It isn’t until the halfway point that the film shifts back into familiar territory, feeling far more like a typical Sentai/Metal Heroes film but at the same time becoming a lot less interesting because of it. The action takes both the Dekarangers and Space Sheriff girls off in different directions instead of further developing the great teamwork they’ve already displayed, bringing them back together at the very end for a humorous resolution. The shift in tone feels fairly dramatic compared to the scenes that came before, even moreso when the “Girls in Trouble” theme starts playing over the Deka pair’s first transformed fight sequence. Even though they’re well connected the two halves of the film feel completely at odds with each other tonally, and as much as the plot wants to suggest otherwise the brutality of the first wasn’t necessary to prepare the characters for the second.

Tammy and ShellyDeka Yellow and Pink

Additionally Jasmine and Umeko’s transformation into Deka Yellow and Pink should feel like some long-awaited moment, but with the rest of cast not having any sort of transformation to rely on they instead end up feeling a bit out of place. By this point they’ve both proved themselves more than capable of holding their own without relying on the licenses, and the film itself has set a precedent for great action scenes that don’t rely on them either – so why bother? For many it might feel obligatory that a movie starring Super Sentai characters include their ranger forms, but Girls in Trouble doesn’t need them to be a success. If anything including them only really serves to show how much more interesting the Space Sheriff characters are, as they manage don’t have or require the luxury of transformation to get the job done.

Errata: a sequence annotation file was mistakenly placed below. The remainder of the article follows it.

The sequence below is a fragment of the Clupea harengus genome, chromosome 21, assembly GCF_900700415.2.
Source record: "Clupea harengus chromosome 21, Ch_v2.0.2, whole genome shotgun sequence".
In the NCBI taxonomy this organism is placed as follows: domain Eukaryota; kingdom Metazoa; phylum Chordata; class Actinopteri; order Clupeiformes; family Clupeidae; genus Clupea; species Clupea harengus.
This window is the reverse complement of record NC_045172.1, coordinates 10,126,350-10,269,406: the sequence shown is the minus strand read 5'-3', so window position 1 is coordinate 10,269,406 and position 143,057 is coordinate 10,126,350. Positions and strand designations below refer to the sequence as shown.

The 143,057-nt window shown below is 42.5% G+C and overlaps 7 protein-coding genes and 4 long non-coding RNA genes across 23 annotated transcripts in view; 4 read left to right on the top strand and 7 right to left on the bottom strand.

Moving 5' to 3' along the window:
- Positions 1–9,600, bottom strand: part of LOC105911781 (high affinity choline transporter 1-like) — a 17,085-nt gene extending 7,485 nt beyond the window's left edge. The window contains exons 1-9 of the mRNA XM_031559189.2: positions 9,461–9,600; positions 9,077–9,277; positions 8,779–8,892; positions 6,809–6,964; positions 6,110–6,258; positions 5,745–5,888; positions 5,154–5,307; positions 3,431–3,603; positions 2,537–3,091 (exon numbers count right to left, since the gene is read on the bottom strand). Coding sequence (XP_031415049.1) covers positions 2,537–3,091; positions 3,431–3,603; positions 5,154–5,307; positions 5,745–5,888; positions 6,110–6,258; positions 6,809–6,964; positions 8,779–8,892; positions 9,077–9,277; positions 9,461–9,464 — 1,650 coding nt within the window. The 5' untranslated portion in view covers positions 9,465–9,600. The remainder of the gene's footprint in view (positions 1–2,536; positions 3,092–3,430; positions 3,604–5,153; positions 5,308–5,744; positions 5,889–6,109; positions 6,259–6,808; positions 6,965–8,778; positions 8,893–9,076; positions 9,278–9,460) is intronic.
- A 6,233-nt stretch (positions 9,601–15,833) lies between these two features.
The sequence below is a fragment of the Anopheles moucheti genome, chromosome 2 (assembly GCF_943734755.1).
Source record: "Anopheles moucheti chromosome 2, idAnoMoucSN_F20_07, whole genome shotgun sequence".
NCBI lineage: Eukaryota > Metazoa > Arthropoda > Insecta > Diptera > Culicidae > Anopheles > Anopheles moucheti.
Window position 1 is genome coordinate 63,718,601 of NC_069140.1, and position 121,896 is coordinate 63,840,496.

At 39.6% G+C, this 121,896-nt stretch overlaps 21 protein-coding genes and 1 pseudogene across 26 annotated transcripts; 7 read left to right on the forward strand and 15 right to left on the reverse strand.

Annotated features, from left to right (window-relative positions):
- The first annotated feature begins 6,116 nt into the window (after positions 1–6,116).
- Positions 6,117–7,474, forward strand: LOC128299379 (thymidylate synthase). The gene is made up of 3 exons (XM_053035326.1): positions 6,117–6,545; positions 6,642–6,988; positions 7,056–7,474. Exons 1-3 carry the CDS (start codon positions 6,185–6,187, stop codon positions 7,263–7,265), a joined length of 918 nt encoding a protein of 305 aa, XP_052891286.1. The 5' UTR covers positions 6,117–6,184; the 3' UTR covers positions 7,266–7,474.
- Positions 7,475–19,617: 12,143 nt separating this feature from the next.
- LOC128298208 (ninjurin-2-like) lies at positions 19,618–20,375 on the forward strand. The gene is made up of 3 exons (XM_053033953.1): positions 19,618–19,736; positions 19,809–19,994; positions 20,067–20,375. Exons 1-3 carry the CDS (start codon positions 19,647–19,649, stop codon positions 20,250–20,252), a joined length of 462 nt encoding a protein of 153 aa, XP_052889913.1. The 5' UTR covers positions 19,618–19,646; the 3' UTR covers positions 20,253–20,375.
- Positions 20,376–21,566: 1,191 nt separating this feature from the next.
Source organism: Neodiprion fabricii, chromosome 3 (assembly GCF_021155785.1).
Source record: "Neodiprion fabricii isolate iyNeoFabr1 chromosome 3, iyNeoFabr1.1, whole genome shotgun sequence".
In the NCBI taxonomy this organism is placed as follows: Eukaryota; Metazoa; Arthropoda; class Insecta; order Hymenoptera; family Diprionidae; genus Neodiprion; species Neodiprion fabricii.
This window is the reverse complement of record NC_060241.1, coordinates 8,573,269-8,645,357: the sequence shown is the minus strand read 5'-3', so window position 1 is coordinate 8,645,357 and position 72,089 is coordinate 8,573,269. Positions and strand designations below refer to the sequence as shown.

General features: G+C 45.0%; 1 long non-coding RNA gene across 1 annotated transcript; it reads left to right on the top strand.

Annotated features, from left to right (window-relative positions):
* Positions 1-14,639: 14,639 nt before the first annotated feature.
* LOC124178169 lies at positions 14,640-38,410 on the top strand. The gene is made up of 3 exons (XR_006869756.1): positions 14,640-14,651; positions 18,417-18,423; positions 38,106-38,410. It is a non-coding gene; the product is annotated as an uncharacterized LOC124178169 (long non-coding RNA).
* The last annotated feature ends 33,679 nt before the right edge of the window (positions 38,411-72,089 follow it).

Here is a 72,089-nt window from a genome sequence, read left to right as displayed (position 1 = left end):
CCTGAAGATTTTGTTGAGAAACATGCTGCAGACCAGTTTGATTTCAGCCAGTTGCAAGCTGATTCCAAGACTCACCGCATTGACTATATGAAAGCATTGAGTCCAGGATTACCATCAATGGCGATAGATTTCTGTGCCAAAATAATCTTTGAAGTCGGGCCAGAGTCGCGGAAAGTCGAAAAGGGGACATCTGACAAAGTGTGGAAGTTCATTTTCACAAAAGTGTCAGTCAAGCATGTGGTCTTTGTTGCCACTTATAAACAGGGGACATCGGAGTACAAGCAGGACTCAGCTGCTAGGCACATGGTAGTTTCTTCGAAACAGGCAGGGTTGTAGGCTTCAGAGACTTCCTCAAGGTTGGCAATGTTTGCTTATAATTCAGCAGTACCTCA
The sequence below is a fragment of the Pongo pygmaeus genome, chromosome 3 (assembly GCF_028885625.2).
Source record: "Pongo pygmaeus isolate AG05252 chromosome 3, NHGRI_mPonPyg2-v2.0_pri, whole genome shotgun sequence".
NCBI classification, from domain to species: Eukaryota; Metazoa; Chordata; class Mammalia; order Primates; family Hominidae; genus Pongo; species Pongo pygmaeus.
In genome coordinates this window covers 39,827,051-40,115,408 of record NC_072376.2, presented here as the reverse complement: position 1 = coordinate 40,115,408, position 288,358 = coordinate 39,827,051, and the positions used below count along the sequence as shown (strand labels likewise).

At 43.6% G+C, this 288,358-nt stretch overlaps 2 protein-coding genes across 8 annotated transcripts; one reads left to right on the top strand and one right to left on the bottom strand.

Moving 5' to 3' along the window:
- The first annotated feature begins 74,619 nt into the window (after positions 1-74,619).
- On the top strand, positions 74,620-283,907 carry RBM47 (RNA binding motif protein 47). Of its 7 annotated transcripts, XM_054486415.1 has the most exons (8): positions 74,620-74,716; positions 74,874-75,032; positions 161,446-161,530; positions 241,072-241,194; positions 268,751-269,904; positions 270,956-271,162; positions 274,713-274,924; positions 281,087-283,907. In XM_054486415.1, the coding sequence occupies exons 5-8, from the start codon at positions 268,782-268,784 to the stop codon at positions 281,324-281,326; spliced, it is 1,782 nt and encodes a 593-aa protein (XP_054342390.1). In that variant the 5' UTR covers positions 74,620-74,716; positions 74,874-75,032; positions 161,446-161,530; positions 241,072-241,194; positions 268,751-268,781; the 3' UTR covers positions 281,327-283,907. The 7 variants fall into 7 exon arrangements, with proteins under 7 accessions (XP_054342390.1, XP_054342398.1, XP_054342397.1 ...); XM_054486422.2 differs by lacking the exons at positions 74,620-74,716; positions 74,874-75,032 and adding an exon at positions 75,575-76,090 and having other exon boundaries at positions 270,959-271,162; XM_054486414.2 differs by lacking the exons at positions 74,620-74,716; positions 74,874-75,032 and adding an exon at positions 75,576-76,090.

However the most commendable thing about Girls in Trouble is it's proper dedication to keeping an all-female cast. While surprise cameos from the likes of Doggie Kruger and Juspion's Mad Gallant are always welcome, the story completely revolves around the shows respective female casts and not once do the males ever gatecrash the party. Even the plot comfortably removes this unwanted and unneeded element from the film, cliche as it may be.

Despite the unnecessary brutalisation and fetishisation of the whole affair, Girls in Trouble: Space Squad Episode Zero is still a fairly enjoyable film that not only highlights two of Dekaranger’s best characters but also gives the Space Sheriff girls to shine away from their metal-clad partners. The minimal use of suit footage makes it a unique entry among Super Sentai productions, and if anything the film could have easily done without what little it had just to have these characters working together more. Problems aside, these franchises have been in dire need of more female-led stories for decades and it’s great to see this finally start happening. Just maybe a bit less of the fan service next time please.